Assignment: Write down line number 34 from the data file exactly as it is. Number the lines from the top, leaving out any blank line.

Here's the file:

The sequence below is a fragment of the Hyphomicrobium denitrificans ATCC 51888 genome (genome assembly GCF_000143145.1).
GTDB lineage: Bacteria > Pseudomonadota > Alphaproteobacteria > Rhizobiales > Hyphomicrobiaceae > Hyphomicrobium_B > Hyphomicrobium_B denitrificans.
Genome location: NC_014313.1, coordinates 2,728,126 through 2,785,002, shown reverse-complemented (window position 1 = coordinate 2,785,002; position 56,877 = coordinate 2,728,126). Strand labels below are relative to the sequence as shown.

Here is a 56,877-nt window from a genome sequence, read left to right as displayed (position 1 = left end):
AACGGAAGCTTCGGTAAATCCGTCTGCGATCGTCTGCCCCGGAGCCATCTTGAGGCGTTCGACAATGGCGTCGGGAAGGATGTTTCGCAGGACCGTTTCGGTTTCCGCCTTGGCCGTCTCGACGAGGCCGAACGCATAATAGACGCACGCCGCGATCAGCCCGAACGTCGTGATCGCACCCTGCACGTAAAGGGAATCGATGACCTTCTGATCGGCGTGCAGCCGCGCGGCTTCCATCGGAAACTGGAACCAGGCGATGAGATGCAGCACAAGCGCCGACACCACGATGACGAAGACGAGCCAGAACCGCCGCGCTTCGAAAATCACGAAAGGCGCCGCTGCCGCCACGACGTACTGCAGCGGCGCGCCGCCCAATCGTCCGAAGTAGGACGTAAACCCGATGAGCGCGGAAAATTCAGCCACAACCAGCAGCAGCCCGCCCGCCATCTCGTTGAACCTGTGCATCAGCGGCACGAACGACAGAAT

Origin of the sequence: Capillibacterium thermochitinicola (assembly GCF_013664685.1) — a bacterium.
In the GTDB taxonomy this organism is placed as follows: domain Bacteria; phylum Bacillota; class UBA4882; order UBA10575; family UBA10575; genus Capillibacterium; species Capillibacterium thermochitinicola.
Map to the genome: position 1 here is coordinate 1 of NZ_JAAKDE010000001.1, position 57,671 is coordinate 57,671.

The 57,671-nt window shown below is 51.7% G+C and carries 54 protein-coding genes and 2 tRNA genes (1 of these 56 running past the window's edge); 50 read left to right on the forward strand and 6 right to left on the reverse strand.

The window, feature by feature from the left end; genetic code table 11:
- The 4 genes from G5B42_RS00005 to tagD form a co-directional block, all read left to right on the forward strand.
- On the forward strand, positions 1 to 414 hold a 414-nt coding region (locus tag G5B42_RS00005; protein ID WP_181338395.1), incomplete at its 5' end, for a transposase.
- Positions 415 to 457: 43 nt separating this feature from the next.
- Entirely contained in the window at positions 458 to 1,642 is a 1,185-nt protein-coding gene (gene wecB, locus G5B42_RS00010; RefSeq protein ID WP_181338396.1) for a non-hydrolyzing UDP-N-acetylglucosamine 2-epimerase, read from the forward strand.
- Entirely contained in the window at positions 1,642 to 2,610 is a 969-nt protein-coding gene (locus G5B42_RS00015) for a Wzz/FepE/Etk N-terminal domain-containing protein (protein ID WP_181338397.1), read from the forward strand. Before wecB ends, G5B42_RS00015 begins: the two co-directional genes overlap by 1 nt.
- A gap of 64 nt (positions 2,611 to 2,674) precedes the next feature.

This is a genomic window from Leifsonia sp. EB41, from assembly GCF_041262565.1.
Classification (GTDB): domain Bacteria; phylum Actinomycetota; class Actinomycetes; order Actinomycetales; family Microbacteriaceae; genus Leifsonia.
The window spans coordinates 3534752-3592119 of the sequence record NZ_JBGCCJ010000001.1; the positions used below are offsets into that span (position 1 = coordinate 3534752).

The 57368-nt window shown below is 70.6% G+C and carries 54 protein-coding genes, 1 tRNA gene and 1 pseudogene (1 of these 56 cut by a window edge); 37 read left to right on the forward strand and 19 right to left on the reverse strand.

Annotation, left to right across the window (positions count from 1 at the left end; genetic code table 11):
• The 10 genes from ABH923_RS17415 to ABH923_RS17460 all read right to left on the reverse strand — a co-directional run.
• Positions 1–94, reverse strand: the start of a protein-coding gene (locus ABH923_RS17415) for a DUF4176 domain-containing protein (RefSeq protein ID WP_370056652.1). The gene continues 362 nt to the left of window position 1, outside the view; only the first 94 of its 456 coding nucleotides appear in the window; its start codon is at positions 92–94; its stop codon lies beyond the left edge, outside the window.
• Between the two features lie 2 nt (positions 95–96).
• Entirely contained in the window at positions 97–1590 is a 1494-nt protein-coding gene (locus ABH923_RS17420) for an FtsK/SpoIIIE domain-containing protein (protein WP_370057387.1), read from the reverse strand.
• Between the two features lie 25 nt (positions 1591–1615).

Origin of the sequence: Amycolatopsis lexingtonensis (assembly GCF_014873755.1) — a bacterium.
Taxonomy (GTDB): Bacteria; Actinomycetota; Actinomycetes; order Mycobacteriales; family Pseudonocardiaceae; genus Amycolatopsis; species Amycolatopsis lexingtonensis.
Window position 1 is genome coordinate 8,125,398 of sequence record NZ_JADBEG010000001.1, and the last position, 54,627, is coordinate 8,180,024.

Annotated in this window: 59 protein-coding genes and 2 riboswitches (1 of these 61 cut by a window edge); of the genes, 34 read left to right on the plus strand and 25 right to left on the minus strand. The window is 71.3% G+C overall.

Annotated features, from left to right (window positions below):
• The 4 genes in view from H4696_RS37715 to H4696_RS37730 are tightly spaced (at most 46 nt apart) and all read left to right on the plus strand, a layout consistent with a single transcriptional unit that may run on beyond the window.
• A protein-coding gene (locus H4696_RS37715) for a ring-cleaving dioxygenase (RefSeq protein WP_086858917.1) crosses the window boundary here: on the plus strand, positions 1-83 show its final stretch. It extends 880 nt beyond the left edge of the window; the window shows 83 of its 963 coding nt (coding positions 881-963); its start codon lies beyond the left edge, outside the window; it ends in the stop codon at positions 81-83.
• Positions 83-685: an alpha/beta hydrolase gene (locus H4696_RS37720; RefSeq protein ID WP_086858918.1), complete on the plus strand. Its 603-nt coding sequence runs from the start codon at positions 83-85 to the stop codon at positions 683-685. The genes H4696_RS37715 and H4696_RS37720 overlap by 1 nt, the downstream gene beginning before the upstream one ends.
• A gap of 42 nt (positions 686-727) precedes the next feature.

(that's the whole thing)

• Positions 83-685: an alpha/beta hydrolase gene (locus H4696_RS37720; RefSeq protein ID WP_086858918.1), complete on the plus strand. Its 603-nt coding sequence runs from the start codon at positions 83-85 to the stop codon at positions 683-685. The genes H4696_RS37715 and H4696_RS37720 overlap by 1 nt, the downstream gene beginning before the upstream one ends.